The statistics are out. In 2019, the population of the Tokyo area, including Tokyo, Saitama, Chiba, and Kanagawa, increased by over 148,000 (148,783, to be precise). This may seem surprising to those used to reading cynical news about Japan’s decreasing population, which is true, but doesn’t show the whole picture. Rural-urban migration, as well as more immigration than before, is happening, resulting in some prefectures increasing in population.
This was the sixth straight year in which there was a net inflow of residents into the Tokyo area. The trend started in 2014 when the demographic surveys started to include foreign nationals. Prior to that, they had only included Japanese nationals.
Not only was there a net inflow (much like the past six years), but this net inflow was a bigger net inflow than previous ones. +148,783 was up 8,915 from 2018. It was the third year in a row in which net inflow figures increased.
Of course, now that foreigners are included, the statistics show six straight years of growth. However, what about looking only at Japanese nationals? What trends can we see if we do that? In that case, the population has grown for 24 straight years in the Tokyo area.
The net inflow was overwhelmingly young people. 132,533 were between the ages of 15 and 29. There were more females than males in the inflow.
Not every Japanese city fared so well for population growth. For example, Nagoya had a net outflow of 15,017. Osaka-Kyoto-Kobe, as well as Nara (basically most of the Kansai Region) had a net outflow of 4,097. In both areas, the number of people moving out has exceeded the number of people moving in for six straight years.
In Japan, of course, the population continues to drop, however, eight prefectures out of 47 still experienced growth in population in 2019. They were Tokyo, Kanagawa, Saitama, Chiba, Osaka, Fukuoka, Shiga, and Okinawa (which, by the way, has one of the highest birth rates in the country). Therefore, if one is hoping to invest in real estate and have it hold its value and continue to be rentable well into the future, then perhaps it is wise to look at the Tokyo Area, Osaka and certain other parts of the Kansai Region, Fukuoka, and Okinawa.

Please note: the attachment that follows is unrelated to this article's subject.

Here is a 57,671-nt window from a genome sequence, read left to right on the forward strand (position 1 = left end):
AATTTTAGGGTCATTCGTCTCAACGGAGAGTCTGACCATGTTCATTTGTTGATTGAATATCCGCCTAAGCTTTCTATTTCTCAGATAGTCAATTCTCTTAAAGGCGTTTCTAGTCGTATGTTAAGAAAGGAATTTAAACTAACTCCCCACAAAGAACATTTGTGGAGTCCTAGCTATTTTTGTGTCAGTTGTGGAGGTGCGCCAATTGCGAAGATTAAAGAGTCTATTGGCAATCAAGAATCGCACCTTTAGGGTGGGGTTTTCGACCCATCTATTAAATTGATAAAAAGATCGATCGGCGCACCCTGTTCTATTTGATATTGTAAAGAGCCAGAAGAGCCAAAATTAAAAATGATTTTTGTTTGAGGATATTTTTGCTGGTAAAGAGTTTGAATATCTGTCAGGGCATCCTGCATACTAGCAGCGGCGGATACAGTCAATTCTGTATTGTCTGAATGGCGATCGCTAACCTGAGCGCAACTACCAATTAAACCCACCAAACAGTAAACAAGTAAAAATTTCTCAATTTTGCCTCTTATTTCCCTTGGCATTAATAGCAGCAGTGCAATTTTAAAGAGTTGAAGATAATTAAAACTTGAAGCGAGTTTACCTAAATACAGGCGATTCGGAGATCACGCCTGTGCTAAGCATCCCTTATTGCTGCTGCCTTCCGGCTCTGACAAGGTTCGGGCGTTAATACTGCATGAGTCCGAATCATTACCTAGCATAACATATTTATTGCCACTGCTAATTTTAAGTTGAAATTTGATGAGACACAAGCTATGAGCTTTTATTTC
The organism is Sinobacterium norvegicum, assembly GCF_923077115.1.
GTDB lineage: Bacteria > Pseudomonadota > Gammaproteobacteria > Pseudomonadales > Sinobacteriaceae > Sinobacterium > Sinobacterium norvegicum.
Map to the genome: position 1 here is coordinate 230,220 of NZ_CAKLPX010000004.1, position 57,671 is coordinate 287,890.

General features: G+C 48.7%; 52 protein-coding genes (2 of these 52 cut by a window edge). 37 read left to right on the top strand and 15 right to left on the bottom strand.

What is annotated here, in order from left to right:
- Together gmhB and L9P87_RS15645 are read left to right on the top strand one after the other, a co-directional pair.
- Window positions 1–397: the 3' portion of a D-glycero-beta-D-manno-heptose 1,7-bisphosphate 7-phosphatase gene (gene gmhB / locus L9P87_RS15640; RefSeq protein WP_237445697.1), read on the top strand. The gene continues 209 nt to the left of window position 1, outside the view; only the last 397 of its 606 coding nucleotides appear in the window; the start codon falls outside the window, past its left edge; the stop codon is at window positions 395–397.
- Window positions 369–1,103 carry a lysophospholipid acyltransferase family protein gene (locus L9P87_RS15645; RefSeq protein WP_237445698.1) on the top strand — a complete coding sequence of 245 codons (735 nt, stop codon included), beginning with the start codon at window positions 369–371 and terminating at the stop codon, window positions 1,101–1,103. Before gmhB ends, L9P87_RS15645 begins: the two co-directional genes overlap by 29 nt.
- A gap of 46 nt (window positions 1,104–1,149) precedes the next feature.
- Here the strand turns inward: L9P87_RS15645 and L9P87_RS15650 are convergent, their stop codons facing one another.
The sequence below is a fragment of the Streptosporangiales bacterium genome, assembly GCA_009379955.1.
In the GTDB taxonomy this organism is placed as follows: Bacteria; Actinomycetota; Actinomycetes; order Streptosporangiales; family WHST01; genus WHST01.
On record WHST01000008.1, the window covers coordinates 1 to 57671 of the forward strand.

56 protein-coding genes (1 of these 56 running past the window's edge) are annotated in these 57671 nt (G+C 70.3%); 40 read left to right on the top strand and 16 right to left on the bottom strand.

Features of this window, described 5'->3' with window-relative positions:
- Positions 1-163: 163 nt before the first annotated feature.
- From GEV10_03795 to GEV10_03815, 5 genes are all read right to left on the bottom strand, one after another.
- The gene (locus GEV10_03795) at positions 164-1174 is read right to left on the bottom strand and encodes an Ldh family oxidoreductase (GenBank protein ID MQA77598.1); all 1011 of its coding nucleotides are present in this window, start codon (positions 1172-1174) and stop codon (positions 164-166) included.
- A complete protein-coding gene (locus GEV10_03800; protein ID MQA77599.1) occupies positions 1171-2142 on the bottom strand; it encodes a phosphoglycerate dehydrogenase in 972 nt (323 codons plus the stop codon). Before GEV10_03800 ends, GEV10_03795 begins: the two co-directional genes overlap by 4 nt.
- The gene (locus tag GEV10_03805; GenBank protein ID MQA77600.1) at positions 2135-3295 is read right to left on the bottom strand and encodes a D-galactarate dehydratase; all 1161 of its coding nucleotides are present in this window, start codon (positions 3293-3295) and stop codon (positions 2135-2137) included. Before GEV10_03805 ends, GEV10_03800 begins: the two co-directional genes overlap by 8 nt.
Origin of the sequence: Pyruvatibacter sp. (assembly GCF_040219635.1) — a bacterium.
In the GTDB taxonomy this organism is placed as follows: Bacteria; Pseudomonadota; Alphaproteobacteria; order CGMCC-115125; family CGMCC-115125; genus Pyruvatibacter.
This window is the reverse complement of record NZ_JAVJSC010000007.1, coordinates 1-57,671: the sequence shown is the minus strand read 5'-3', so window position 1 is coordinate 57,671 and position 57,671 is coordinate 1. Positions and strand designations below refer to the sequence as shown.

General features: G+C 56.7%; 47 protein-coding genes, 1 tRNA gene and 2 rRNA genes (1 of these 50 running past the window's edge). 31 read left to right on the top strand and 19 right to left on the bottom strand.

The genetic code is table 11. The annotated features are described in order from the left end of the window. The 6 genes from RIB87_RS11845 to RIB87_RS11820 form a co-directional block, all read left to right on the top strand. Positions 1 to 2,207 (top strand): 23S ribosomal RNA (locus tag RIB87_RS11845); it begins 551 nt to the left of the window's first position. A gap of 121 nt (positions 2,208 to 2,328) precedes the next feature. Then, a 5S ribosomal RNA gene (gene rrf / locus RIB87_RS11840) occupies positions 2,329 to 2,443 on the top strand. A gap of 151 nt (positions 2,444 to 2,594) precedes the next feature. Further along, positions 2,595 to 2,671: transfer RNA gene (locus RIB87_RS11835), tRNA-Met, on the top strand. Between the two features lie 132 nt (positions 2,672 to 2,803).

On the other hand, Hiroshima had the largest net outflow in its population. It dropped by 8,018 people.
Northeastern Japan, known as Tōhoku (東北) in Japanese, had net outflows in a few different prefectures. Fukushima had a net outflow of 6,785 people. Iwate had a net outflow of 4,526 people. Finally, Miyagi had a net outflow of 1,983 people. However, the outflow appears to be decelerating; in Fukushima and Iwate, the decreases were smaller than they were in 2018.
In total, 1,269 municipalities (cities, towns, villages, etc.) experienced net outflows. This was 73.8% of the municipalities in the country. This was an increase of 29 versus 2018, in which 1,240 municipalities experienced net outflows.
Tokyo had the largest inflow, with Osaka not far behind. Interestingly enough, despite the net outflow in three different Tōhoku Prefectures, including Miyagi Prefecture, Sendai itself (which is in Miyagi Prefecture) experienced a net inflow that was third in the nation.
The takeaway from this seems to be to invest in real estate in big cities (but probably not Nagoya or Hiroshima). Look especially at the Kantō Region including Tokyo and Yokohama, the Kansai Region including Osaka, Kyoto, etc., Fukuoka, and perhaps even Sendai and Okinawa, which both still seem to be growing.